“Thank you for asking me. Dr. L has never asked me that before.”
These words fell out of my patient’s mouth after I asked her a personal question: not about how she was feeling or how things were at home, but rather, if she was sexually active.
Her visit had started off no different from the others I had with patients at the bustling outpatient clinic that served a predominantly Chinese population. I was getting adjusted to the fast pace of the clinic, calibrating my medical Chinese and attuning my ear to the variety of regional dialects.
This patient was polite upon entering, agreeing to let me see her first before Dr. L. She looked quite healthy, younger than the age listed in her chart, and was here to review the results of her recent imaging. She described her chronic lower abdominal pain to me, a deep pain that could not be explained by the normal CT findings — no suspicious masses, no fibroids, no inflammation.
I tried to deduce the cause with additional questions and a physical exam but to no avail. Puzzled, I presented my findings to my preceptor before we returned to see her together. Given the negative tests and lack of disease-specific symptoms, Dr. L deferred further action in favor of observation. The patient looked resigned as she gathered her things, imaging report in hand. None of us were satisfied, but there was little else that could be done.
I was preparing to see another patient when she gently pulled me aside in the hallway to emphasize that this was her third visit and that she could not leave with just a differential, she needed an answer that came with a solution.
“The reason I come to this clinic is not for what this could be or even what this is. When I leave, I still have this pain. I came for a treatment.”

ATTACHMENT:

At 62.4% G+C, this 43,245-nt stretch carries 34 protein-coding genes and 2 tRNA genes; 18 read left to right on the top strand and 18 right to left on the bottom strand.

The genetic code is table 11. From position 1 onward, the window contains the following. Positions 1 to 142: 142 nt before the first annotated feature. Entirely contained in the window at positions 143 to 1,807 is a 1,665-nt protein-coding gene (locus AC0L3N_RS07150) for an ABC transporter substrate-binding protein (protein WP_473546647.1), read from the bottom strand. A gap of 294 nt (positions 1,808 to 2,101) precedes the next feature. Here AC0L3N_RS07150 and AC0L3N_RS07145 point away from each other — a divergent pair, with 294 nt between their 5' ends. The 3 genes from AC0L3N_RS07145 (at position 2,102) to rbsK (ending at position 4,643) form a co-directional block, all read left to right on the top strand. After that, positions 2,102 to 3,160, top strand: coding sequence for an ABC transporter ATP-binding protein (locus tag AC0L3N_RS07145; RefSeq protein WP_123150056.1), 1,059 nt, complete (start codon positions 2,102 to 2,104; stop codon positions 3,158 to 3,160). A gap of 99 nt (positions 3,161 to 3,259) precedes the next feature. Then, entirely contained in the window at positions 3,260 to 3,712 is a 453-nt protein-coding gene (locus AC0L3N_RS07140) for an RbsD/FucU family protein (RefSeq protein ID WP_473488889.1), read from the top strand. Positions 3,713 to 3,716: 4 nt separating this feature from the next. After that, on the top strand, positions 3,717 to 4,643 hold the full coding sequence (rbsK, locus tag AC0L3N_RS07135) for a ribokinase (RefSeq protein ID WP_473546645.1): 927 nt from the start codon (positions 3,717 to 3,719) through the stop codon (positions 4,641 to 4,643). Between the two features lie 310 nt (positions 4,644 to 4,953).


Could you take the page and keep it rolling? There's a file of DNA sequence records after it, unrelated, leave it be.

Once I asked about her sexual activity, the pieces came together. She revealed that she had pain with sex, which began after having a dilation and curettage abortion three and a half years ago. She added that she knew sex was supposed to be something enjoyable but that she had not only lost interest in it but actually now dreaded it.
Her lower abdominal pain, the remarkably unremarkable CT of her abdomen and pelvis now made sense in the context of a condition defined by the presence of uterine tissue beyond the uterus, a condition diagnosed surgically and rarely detectable via imaging. After looking up ‘endometriosis’ in Chinese — 子宫内膜异位症 (zǐ gōng nèi mó yì wèi zhèng) — I briefly explained the likely diagnosis and watched as a tangible weight lifted off her shoulders.
I quickly found my preceptor and reported our exchange so they could discuss next steps and treatment options. I had to see another patient in the meantime, but this patient left with a smile on her face and stopped to thank me once more on her way out.
Finally, on this third visit for a progressive, nonspecific abdominal pain with a seemingly elusive diagnosis, she had a tangible action plan that was not a combination of speculation and ‘watch and wait.’ I needed this reminder as much as she needed a treatment: to not fall into the trap of diagnostic complacency, which I have come to define as being satisfied with conceptualizing patients merely as interesting vignettes and priding oneself in composing a broad differential without the responsibility of finding a solution. Even in the context of perhaps culturally taboo topics, we owe it to our patients to be thorough.
If you don’t ask, you don’t know.
-By Hongan Hannah Chen, third-year medical student at Baylor College of Medicine